"TwinDrive will enable users to cover everyday routes by electrical, solar, wind and water power without any limitations relative to conventional vehicles."
In a German government project called “Fleet test: electric drive vehicles”, VW revealed yesterday a Golf prototype with a plug-in hybrid drive engine of the next generation called “TwinDrive”. The research project tests the efficient use of renewable energy sources in transportation with 20 test vehicles using TwinDrive technology.
The core objectives of the research project are not only to improve fuel economy but to also enable driving in urban areas by electrical power only using renewable energy. Therefore, the electric motors of the test fleet should only be driven by electricity generated from renewable energy sources (wind, water and solar power).
Initiated by the German government, the project has put together an alliance of eight Germany industry giants in collaboration. Assuming leadership of the project, “Volkswagen will be investing double-digit millions in advanced development of this technology,” according to VW Chairman, Prof. Dr. Winterkorn. The German Federal Ministry for the Environment is also committing millions of Euros for the large-scale study that runs until 2012.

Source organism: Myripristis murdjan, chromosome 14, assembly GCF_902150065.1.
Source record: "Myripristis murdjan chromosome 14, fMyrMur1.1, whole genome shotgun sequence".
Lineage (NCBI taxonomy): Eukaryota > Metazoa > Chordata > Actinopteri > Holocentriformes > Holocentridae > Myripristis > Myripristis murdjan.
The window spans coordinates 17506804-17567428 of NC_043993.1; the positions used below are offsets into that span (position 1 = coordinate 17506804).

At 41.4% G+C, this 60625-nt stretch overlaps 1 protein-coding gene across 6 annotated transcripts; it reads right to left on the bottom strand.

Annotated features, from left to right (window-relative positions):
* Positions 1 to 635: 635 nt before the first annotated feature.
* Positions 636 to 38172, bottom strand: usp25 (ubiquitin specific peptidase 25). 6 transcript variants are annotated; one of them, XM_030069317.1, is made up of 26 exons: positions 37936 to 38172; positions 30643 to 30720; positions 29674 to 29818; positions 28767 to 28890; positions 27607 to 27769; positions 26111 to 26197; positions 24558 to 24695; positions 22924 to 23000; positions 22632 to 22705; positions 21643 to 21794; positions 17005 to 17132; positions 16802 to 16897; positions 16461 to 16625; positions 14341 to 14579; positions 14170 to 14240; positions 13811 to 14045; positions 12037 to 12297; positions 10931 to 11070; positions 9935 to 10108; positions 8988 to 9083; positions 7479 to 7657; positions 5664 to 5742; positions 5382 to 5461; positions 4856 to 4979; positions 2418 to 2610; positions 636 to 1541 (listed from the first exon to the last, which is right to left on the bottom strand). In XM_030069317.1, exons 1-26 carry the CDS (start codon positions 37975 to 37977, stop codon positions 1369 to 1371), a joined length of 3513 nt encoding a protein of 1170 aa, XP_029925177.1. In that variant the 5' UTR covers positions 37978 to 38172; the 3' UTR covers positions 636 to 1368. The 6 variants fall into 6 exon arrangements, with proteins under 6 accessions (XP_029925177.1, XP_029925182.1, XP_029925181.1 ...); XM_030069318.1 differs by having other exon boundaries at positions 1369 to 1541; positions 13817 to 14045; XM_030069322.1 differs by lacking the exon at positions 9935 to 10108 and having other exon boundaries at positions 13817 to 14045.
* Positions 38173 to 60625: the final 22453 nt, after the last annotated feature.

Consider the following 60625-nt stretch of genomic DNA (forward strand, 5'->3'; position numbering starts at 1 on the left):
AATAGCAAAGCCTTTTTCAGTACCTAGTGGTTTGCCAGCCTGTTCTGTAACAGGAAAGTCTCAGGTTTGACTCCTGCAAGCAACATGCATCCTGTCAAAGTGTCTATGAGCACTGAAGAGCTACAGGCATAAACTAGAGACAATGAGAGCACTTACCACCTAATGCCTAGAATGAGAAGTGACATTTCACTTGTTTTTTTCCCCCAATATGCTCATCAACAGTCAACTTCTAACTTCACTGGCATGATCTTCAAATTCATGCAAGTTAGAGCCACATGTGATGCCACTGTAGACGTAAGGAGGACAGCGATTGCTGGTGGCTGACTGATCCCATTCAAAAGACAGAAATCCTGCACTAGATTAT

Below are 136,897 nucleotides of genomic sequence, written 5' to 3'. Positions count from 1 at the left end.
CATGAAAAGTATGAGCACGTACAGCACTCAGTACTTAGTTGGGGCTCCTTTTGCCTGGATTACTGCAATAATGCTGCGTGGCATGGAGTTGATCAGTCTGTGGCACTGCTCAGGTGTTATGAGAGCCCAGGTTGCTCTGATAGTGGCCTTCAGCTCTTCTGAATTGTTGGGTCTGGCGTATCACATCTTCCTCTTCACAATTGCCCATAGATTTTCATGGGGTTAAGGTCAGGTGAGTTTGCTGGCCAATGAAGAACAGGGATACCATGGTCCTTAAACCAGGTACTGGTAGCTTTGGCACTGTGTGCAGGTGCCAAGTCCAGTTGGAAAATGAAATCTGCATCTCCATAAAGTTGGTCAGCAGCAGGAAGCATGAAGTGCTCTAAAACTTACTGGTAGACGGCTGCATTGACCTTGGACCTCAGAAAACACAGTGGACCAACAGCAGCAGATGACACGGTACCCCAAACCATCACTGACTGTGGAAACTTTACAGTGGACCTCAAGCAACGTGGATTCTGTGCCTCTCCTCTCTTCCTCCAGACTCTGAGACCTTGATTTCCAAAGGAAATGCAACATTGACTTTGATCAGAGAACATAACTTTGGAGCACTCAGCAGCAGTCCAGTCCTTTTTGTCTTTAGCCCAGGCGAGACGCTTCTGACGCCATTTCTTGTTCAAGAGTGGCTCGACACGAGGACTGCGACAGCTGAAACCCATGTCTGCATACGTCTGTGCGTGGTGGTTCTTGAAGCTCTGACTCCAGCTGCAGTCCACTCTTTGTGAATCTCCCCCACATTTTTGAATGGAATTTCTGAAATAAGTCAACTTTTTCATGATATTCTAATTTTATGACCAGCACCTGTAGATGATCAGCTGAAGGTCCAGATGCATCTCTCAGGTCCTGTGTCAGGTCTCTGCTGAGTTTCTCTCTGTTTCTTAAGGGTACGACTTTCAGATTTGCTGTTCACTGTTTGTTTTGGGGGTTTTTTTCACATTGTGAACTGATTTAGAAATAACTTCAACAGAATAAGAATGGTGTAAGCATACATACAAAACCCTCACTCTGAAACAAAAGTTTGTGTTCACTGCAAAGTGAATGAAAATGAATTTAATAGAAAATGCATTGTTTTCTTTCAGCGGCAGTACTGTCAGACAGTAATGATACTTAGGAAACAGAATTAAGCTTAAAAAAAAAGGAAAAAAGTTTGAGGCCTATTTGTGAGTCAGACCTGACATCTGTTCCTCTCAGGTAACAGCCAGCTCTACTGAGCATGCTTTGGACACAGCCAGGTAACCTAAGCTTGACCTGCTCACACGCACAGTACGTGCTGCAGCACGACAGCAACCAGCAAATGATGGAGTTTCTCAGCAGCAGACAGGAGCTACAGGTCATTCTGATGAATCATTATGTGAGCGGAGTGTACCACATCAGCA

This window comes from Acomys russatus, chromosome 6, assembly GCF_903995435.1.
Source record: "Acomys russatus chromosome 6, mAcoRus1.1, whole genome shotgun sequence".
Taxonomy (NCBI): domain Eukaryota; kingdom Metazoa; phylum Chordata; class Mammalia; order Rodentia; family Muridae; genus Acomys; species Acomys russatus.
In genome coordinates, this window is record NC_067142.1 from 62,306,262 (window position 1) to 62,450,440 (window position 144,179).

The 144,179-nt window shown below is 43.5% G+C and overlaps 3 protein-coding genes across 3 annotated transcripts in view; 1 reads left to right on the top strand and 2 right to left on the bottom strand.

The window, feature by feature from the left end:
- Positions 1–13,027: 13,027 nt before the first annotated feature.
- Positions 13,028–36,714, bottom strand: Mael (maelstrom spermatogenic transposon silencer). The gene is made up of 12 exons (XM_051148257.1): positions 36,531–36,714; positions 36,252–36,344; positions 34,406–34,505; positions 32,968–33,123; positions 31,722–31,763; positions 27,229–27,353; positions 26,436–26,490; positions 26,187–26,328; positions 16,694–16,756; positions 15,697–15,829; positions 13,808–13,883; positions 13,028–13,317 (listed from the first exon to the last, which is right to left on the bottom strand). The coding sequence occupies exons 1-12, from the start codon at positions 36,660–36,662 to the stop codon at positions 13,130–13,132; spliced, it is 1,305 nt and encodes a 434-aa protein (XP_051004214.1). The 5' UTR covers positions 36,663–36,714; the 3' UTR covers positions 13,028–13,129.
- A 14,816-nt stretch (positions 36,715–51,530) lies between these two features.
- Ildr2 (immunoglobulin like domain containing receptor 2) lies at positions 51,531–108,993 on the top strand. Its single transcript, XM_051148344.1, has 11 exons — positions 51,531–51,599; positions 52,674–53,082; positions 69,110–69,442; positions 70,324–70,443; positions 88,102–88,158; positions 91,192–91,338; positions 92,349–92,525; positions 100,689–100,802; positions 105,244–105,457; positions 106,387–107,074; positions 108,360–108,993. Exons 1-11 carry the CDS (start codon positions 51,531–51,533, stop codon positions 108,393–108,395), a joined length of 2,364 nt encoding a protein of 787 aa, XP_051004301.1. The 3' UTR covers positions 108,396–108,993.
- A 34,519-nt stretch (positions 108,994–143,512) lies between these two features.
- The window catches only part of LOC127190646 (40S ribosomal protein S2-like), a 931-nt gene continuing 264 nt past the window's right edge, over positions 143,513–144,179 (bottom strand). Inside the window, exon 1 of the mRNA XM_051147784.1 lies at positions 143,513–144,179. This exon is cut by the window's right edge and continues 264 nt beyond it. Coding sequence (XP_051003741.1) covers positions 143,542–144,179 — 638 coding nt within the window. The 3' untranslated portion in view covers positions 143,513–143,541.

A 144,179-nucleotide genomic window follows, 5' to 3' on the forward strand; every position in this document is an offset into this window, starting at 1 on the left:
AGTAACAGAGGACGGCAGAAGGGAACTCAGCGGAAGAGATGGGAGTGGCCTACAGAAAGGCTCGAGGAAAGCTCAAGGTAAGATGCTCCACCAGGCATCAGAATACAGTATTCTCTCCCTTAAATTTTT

Federal Environment Minister Sigmar Gabriel states, “The test fleet test can make a significant contribution in unifying mobility and climate protection as a result of the close cooperation of partners from the automotive, battery and energy producing industries.” Prof. Dr. Martin Winterkorn reaffirmed, “For the first time ever, energy producers and consumers are merging to form an even more powerful alliance. If this fleet test is a success, that would be a positive signal for worldwide climate protection.”
Capable of producing 176 hp (130 kW), the Golf TwinDrive uses an intelligent operating system which always chooses the optimal operating mode – individually tailored to the specific route and situation, so it always offers the most efficient combination of electric motor and combustion engine. Unlike typical hybrid drive systems which have an electric motor supplementing a combustion engine, “the exact opposite is true on the TwinDrive: here the diesel or gasoline engine supplements the E-motor,” according to Prof. Dr. Martin Winterkorn. The TwinDrive places emphasis on a long range E-motor capable of 50 kilometers for city driving, while the combustion engine is for long range use.
No specific fuel efficiency figures have been provided yet, but VW gave an example of driving from Potsdam to the “Automobile Forum” in downtown Berlin and back – averaged over 100 kilometers - the Golf TwinDrive consumed just eight kilowatt-hours of electricity and 2.5 liters of fuel.
Ultimately, the TwinDrive represents the first step towards a completely electrically powered automobile. VW expects to present initial vehicles as early as 2010.